Mid Life Punk Podcast
MLPP103 - Wrong Life

Mid Life Punk Podcast

Play Episode Listen Later Nov 9, 2022 84:33


Join us for a slice of Wrong Life this week with extra Kinkiness. Fraser off Wrong Life has been summoned urgently to MLPP Towers to discuss his new band and their inclusion on an upcoming tribute to The Kinks called "Starstruck".However, we mostly ended up talking about bad times with Air BnB, Hartlepool, schoolyard legends, Scottish culture of the 90s. And the Kinks.There's touring talk, touring toilet disasters, a possible new podcast and some choice cuts from Wrong Life's debut long player. We receive a complaint, Niall has some grooming issues and we moan about November 5th.Music this week is from: The Clash, Vampire Slumber Party, Beauty School Dropout, One Car Pile Up and The Apparents

Gin & Toxic With Christina And Lily
Exploring your KINKS and FETISHES with SexTech expert Femme Fatale | De-stigmatizing sexuality, WHY we develop kinks and fetishes & the SCIENCE behind it all.

Gin & Toxic With Christina And Lily

Play Episode Listen Later Nov 9, 2022 98:01


What an erotic episode we have for you all TODAY! We are joined by SexTech expert for Arousr.com, Femme Fatale, to break down kinks, fetishes, and the overall science behind SEXOLOGY. We're kicking it off with a bit about the adult website Arousr.com and the importance of having a platform where people can explore their kinks and fetishes without shame or stigma. Speaking of stigmas, let's BREAK those sexual stigmas with a discussion on de-stigmatizing sexuality. Of course, we saved the SPICIEST thing for last, so we're diving DEEP into some of the most popular kinks and fetishes, why we develop them, and how to openly talk to your partner about wanting to explore your kinks and fetishes. It's getting steamy in here today. Check out Arousr.com & make sure to follow Arousr on Twitter @arousr and on Instagram @explore_arousr. Follow us on Instagram, Twitter & TikTok and make sure to tell us; what's the most toxic thing you've ever done? @gintoxicpodcast on Instagram @gintoxicpodcast on Twitter @gintoxicpodcast on TikTok Follow Christina Harris on Instagram, Twitter & TikTok @beautychickee on Instagram @beautychickee on Twitter @beautychickee on TikTok Follow Lily Stewart on Instagram, Twitter & TikTok @lilyystewart on Instagram @lilystewartt on Twitter @lilystewartttt on TikTok New episodes every Wednesday at 12PM ET. Music by @MarkGenerous. See you next hump day!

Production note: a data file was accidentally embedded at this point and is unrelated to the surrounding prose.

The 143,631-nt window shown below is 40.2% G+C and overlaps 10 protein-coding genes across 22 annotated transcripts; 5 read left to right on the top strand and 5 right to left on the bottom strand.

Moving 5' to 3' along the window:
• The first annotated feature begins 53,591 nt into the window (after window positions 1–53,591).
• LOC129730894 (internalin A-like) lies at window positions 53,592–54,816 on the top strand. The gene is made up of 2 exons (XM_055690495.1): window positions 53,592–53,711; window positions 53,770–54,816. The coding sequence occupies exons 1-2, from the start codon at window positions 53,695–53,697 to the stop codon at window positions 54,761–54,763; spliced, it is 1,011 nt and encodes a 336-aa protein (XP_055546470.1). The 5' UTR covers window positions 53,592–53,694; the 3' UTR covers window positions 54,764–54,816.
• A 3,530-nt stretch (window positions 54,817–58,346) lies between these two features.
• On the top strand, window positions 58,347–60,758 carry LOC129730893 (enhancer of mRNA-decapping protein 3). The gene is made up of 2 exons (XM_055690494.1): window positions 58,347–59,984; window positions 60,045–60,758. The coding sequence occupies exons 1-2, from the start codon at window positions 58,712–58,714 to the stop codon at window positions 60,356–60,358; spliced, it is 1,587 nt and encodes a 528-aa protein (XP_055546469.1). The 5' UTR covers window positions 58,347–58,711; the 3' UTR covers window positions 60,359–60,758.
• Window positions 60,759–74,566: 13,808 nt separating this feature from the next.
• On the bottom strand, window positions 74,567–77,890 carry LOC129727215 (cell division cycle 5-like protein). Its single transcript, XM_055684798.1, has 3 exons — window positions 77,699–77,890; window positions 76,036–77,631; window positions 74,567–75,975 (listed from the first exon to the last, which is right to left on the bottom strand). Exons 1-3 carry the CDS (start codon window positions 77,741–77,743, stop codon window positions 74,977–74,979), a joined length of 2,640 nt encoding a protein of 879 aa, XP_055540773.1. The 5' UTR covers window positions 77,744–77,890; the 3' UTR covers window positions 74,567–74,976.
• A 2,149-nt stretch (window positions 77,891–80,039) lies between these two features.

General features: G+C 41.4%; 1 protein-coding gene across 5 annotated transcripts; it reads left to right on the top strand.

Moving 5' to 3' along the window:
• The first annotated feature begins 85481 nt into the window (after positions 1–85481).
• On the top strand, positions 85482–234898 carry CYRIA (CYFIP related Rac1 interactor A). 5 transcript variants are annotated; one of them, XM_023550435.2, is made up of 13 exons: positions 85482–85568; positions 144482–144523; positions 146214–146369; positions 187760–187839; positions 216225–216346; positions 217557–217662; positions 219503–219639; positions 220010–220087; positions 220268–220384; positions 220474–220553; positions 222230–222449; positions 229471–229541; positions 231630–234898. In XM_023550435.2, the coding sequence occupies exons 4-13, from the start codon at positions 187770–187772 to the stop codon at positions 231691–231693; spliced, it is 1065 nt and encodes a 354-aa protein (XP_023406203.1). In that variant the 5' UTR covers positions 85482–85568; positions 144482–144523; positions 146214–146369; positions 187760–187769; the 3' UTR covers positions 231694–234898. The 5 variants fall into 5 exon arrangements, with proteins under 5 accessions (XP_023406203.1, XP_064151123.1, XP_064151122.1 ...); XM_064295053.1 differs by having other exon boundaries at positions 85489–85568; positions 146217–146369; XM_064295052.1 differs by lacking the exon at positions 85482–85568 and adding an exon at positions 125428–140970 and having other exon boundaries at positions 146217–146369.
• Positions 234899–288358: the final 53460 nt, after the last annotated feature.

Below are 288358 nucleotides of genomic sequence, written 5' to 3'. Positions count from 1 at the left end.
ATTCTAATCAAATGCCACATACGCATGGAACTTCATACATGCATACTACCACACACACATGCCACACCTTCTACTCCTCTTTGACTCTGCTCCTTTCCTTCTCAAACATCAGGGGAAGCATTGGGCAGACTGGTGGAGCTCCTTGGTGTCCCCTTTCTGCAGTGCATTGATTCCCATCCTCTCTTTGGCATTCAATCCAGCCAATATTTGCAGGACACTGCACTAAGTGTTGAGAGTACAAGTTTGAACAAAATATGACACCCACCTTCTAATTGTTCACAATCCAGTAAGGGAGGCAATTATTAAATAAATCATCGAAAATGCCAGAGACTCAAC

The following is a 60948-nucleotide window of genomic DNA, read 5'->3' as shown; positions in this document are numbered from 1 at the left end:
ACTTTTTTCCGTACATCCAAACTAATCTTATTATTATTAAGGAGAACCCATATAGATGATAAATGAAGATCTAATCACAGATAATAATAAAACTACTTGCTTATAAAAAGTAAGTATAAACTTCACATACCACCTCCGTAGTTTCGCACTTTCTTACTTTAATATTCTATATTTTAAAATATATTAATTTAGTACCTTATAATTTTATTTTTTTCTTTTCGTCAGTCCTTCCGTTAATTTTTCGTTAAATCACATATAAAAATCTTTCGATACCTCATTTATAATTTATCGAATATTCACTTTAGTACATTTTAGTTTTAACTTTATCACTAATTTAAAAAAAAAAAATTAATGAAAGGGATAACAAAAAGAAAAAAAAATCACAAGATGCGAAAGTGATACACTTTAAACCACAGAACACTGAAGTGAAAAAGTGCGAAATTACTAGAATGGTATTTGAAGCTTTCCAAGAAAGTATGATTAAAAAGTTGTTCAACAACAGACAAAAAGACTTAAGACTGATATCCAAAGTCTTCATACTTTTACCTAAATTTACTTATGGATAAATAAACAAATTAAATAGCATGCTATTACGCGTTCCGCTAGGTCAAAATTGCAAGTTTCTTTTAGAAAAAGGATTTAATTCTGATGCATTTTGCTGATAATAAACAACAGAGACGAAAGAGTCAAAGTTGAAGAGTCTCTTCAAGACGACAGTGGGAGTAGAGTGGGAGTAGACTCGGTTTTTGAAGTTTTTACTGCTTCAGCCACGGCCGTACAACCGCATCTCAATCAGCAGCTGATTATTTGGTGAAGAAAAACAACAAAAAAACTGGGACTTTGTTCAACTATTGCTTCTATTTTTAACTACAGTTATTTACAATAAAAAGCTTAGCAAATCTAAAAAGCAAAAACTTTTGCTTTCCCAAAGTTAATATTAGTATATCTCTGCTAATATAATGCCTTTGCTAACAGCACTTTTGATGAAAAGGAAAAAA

Maybe We're Fck'd
What's Your Love Language?

Maybe We're Fck'd

Play Episode Listen Later Nov 8, 2022 62:50


This episode we break down all fo the love languages. What ways do you show love? What ways do you like to give love? Are you still unsure? Tune in to learn yours. If you want some advice from your wise freaks, please submit your stories or questions to the Wise Freaks subredditFollow the hosts on social media Lieutenant Purr - @nia_relle and Papacito Purr - @bernlohan. Follow the Wise Freaks on Instagram @wisefreakspod and Twitter @wisefreakspodShare on your socials and don't forget to comment and @ us to let us know what you think of this week's episode!

Kinky Ladies Book Club
Quickie 11 | We Received a Free Copy of This Quickie

Kinky Ladies Book Club

Play Episode Listen Later Nov 8, 2022 6:43


Nichole spots a Shrek, Chris has a book suggestion, and Amanda can toooootally remember our close out tag. In our last two episodes, the Kinky Ladies busted out the Ouija Board and channeled the ghost of our friend Chris over at The Professional Horror Podcast to review The 13 Kinks of Halloween series by Latrexa Nova.Be a vamp and join the book club with our Facebook Group, and follow us on Facebook, Twitter, and Instagram. Plus, if you really want to appease the ghosts, we love a listener who rates, subscribes & offers us blood sacrifices, especially on Apple Podcasts. Have a horrifyingly hot read? Email us at kinkyladiespodcast@gmail.com. We adore your feedback and suggestions, but please, no bone pics. 

It's New Orleans: Out to Lunch